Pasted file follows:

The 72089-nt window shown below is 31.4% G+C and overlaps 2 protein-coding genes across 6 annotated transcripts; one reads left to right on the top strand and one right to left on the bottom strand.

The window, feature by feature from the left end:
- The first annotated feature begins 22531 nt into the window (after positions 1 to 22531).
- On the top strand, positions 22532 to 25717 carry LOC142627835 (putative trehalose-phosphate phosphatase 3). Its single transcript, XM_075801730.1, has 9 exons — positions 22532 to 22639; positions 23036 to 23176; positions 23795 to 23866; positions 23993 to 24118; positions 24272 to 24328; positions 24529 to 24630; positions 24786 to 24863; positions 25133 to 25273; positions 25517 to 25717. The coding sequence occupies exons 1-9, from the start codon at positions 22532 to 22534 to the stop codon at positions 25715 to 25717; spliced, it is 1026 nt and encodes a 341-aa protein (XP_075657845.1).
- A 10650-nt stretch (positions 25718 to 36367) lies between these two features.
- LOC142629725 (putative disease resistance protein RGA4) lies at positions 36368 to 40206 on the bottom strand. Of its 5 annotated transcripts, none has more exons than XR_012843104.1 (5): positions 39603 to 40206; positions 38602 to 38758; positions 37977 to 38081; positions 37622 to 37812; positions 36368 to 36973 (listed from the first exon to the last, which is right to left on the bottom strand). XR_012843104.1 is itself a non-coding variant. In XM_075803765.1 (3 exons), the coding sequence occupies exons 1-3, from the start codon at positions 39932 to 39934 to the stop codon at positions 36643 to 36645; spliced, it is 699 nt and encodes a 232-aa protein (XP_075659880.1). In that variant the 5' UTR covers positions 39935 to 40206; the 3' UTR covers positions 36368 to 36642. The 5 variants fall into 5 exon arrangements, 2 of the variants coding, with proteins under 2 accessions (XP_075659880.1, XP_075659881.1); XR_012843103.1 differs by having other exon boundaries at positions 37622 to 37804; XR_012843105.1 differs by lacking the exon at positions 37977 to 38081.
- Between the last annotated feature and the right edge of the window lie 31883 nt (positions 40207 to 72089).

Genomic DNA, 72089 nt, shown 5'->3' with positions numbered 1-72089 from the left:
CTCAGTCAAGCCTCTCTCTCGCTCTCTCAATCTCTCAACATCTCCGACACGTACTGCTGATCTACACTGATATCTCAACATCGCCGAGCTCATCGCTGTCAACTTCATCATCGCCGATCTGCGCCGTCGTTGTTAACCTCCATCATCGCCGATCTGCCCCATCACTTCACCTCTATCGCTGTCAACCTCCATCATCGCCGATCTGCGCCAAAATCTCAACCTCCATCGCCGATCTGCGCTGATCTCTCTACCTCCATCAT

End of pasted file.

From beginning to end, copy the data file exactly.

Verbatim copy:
The 72089-nt window shown below is 31.4% G+C and overlaps 2 protein-coding genes across 6 annotated transcripts; one reads left to right on the top strand and one right to left on the bottom strand.

The window, feature by feature from the left end:
- The first annotated feature begins 22531 nt into the window (after positions 1 to 22531).
- On the top strand, positions 22532 to 25717 carry LOC142627835 (putative trehalose-phosphate phosphatase 3). Its single transcript, XM_075801730.1, has 9 exons — positions 22532 to 22639; positions 23036 to 23176; positions 23795 to 23866; positions 23993 to 24118; positions 24272 to 24328; positions 24529 to 24630; positions 24786 to 24863; positions 25133 to 25273; positions 25517 to 25717. The coding sequence occupies exons 1-9, from the start codon at positions 22532 to 22534 to the stop codon at positions 25715 to 25717; spliced, it is 1026 nt and encodes a 341-aa protein (XP_075657845.1).
- A 10650-nt stretch (positions 25718 to 36367) lies between these two features.
- LOC142629725 (putative disease resistance protein RGA4) lies at positions 36368 to 40206 on the bottom strand. Of its 5 annotated transcripts, none has more exons than XR_012843104.1 (5): positions 39603 to 40206; positions 38602 to 38758; positions 37977 to 38081; positions 37622 to 37812; positions 36368 to 36973 (listed from the first exon to the last, which is right to left on the bottom strand). XR_012843104.1 is itself a non-coding variant. In XM_075803765.1 (3 exons), the coding sequence occupies exons 1-3, from the start codon at positions 39932 to 39934 to the stop codon at positions 36643 to 36645; spliced, it is 699 nt and encodes a 232-aa protein (XP_075659880.1). In that variant the 5' UTR covers positions 39935 to 40206; the 3' UTR covers positions 36368 to 36642. The 5 variants fall into 5 exon arrangements, 2 of the variants coding, with proteins under 2 accessions (XP_075659880.1, XP_075659881.1); XR_012843103.1 differs by having other exon boundaries at positions 37622 to 37804; XR_012843105.1 differs by lacking the exon at positions 37977 to 38081.
- Between the last annotated feature and the right edge of the window lie 31883 nt (positions 40207 to 72089).

Genomic DNA, 72089 nt, shown 5'->3' with positions numbered 1-72089 from the left:
CTCAGTCAAGCCTCTCTCTCGCTCTCTCAATCTCTCAACATCTCCGACACGTACTGCTGATCTACACTGATATCTCAACATCGCCGAGCTCATCGCTGTCAACTTCATCATCGCCGATCTGCGCCGTCGTTGTTAACCTCCATCATCGCCGATCTGCCCCATCACTTCACCTCTATCGCTGTCAACCTCCATCATCGCCGATCTGCGCCAAAATCTCAACCTCCATCGCCGATCTGCGCTGATCTCTCTACCTCCATCAT